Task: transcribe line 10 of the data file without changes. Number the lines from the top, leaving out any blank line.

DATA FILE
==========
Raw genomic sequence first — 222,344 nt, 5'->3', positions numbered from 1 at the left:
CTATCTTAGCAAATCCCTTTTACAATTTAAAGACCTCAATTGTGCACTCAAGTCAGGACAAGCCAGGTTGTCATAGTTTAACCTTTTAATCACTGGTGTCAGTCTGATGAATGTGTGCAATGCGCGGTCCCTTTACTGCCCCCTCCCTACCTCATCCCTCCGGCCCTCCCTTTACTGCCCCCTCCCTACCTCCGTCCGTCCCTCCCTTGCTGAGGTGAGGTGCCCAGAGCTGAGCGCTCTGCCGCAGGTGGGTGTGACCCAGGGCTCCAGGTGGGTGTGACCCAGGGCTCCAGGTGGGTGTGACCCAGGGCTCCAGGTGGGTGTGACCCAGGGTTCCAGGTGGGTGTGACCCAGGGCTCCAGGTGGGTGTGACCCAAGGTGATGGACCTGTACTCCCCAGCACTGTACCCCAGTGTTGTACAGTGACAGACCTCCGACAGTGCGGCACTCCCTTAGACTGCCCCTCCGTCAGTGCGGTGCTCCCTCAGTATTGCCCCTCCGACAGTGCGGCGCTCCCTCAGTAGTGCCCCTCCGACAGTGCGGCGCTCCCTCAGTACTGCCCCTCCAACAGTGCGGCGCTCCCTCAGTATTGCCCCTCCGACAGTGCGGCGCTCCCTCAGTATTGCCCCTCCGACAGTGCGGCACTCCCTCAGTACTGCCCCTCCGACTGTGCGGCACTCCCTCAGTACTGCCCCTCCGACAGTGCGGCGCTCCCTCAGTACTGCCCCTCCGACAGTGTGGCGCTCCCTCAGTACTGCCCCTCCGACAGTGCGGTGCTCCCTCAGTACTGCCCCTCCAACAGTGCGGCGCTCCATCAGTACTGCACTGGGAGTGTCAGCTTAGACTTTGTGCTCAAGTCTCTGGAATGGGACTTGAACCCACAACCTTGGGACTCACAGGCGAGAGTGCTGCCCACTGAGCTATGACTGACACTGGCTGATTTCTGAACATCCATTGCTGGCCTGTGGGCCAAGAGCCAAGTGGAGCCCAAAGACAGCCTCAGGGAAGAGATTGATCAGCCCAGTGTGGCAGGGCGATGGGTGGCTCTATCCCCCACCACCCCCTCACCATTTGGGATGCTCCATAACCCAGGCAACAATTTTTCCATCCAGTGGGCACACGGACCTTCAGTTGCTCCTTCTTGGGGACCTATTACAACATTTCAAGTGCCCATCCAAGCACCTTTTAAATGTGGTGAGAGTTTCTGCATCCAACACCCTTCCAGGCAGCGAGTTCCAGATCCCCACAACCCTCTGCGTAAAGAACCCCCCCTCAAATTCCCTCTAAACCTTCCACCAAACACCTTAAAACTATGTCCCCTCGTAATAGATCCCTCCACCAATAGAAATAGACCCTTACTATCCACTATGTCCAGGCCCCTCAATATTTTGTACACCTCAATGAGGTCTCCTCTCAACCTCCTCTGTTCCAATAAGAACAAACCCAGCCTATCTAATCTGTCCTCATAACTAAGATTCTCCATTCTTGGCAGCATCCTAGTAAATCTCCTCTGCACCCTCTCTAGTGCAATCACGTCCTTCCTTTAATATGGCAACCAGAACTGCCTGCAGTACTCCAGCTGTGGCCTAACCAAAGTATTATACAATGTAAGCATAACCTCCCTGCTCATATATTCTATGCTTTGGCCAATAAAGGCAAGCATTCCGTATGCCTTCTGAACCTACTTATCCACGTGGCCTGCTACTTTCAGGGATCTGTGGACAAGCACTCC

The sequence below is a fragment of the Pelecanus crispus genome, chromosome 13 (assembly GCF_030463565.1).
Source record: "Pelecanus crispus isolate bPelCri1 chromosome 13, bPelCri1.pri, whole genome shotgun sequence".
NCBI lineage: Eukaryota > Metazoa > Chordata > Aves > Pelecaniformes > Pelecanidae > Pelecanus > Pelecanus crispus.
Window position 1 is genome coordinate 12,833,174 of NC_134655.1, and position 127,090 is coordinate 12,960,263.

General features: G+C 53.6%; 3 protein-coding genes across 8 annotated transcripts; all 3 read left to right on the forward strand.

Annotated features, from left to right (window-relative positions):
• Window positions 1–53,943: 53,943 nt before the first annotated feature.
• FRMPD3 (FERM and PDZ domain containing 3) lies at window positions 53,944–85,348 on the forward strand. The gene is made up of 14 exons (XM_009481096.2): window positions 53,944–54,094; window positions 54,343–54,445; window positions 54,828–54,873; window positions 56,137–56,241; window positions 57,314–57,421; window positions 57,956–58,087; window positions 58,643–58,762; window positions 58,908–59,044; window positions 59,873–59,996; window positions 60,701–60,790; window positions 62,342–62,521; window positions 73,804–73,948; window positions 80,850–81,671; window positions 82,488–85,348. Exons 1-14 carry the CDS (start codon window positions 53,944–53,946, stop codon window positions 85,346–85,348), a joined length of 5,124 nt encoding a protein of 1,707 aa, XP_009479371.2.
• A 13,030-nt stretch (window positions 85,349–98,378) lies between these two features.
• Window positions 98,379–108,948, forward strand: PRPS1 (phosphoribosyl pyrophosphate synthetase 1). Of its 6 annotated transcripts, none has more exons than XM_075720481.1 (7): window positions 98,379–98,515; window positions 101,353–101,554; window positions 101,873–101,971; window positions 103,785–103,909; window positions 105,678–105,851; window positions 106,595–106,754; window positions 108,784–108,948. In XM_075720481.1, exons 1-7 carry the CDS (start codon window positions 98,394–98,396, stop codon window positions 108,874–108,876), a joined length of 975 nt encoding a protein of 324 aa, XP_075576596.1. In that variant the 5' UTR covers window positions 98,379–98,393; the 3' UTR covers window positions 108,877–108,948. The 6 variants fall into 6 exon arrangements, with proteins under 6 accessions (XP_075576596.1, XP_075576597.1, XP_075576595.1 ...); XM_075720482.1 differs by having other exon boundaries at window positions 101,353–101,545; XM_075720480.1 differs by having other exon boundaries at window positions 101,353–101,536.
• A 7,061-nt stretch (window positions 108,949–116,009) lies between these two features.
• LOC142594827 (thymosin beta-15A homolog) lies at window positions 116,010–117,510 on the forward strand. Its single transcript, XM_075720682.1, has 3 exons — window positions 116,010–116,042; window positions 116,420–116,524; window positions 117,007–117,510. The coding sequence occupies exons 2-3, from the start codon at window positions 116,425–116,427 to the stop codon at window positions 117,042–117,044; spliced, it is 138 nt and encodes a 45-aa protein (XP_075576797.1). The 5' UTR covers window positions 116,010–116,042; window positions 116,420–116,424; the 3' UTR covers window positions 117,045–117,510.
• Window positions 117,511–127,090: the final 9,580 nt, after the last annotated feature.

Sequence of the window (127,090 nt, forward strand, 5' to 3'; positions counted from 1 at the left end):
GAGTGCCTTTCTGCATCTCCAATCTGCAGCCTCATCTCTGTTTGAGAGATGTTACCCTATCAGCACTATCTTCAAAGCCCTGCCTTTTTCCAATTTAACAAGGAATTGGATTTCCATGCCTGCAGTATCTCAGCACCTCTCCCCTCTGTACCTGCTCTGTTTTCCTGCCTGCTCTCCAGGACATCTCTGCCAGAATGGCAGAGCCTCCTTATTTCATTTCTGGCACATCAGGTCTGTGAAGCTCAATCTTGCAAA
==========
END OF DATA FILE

• FRMPD3 (FERM and PDZ domain containing 3) lies at window positions 53,944–85,348 on the forward strand. The gene is made up of 14 exons (XM_009481096.2): window positions 53,944–54,094; window positions 54,343–54,445; window positions 54,828–54,873; window positions 56,137–56,241; window positions 57,314–57,421; window positions 57,956–58,087; window positions 58,643–58,762; window positions 58,908–59,044; window positions 59,873–59,996; window positions 60,701–60,790; window positions 62,342–62,521; window positions 73,804–73,948; window positions 80,850–81,671; window positions 82,488–85,348. Exons 1-14 carry the CDS (start codon window positions 53,944–53,946, stop codon window positions 85,346–85,348), a joined length of 5,124 nt encoding a protein of 1,707 aa, XP_009479371.2.